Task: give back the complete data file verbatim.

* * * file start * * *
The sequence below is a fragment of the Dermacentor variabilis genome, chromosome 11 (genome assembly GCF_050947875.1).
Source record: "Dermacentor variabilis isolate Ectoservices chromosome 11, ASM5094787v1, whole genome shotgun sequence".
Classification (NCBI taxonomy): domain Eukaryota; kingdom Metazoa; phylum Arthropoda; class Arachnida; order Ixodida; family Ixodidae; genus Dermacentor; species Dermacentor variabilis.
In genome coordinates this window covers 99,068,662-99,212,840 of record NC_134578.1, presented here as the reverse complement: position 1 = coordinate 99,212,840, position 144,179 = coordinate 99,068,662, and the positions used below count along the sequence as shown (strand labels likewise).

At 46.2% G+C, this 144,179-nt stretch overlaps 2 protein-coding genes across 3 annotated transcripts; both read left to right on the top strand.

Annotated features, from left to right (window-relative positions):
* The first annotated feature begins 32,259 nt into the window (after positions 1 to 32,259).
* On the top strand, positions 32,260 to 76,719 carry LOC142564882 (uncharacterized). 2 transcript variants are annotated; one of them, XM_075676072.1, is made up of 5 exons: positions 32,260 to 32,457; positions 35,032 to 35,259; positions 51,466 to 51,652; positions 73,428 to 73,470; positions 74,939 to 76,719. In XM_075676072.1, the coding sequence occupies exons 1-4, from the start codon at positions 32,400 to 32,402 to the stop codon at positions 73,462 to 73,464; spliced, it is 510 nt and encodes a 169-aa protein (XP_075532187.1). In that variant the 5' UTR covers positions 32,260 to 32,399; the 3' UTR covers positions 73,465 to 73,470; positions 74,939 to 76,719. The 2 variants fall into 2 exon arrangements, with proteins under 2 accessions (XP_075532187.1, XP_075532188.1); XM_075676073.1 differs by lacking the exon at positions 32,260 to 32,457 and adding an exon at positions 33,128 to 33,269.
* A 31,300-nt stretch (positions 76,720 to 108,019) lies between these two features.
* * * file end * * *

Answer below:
The sequence below is a fragment of the Dermacentor variabilis genome, chromosome 11 (genome assembly GCF_050947875.1).
Source record: "Dermacentor variabilis isolate Ectoservices chromosome 11, ASM5094787v1, whole genome shotgun sequence".
Classification (NCBI taxonomy): domain Eukaryota; kingdom Metazoa; phylum Arthropoda; class Arachnida; order Ixodida; family Ixodidae; genus Dermacentor; species Dermacentor variabilis.
In genome coordinates this window covers 99,068,662-99,212,840 of record NC_134578.1, presented here as the reverse complement: position 1 = coordinate 99,212,840, position 144,179 = coordinate 99,068,662, and the positions used below count along the sequence as shown (strand labels likewise).

At 46.2% G+C, this 144,179-nt stretch overlaps 2 protein-coding genes across 3 annotated transcripts; both read left to right on the top strand.

Annotated features, from left to right (window-relative positions):
* The first annotated feature begins 32,259 nt into the window (after positions 1 to 32,259).
* On the top strand, positions 32,260 to 76,719 carry LOC142564882 (uncharacterized). 2 transcript variants are annotated; one of them, XM_075676072.1, is made up of 5 exons: positions 32,260 to 32,457; positions 35,032 to 35,259; positions 51,466 to 51,652; positions 73,428 to 73,470; positions 74,939 to 76,719. In XM_075676072.1, the coding sequence occupies exons 1-4, from the start codon at positions 32,400 to 32,402 to the stop codon at positions 73,462 to 73,464; spliced, it is 510 nt and encodes a 169-aa protein (XP_075532187.1). In that variant the 5' UTR covers positions 32,260 to 32,399; the 3' UTR covers positions 73,465 to 73,470; positions 74,939 to 76,719. The 2 variants fall into 2 exon arrangements, with proteins under 2 accessions (XP_075532187.1, XP_075532188.1); XM_075676073.1 differs by lacking the exon at positions 32,260 to 32,457 and adding an exon at positions 33,128 to 33,269.
* A 31,300-nt stretch (positions 76,720 to 108,019) lies between these two features.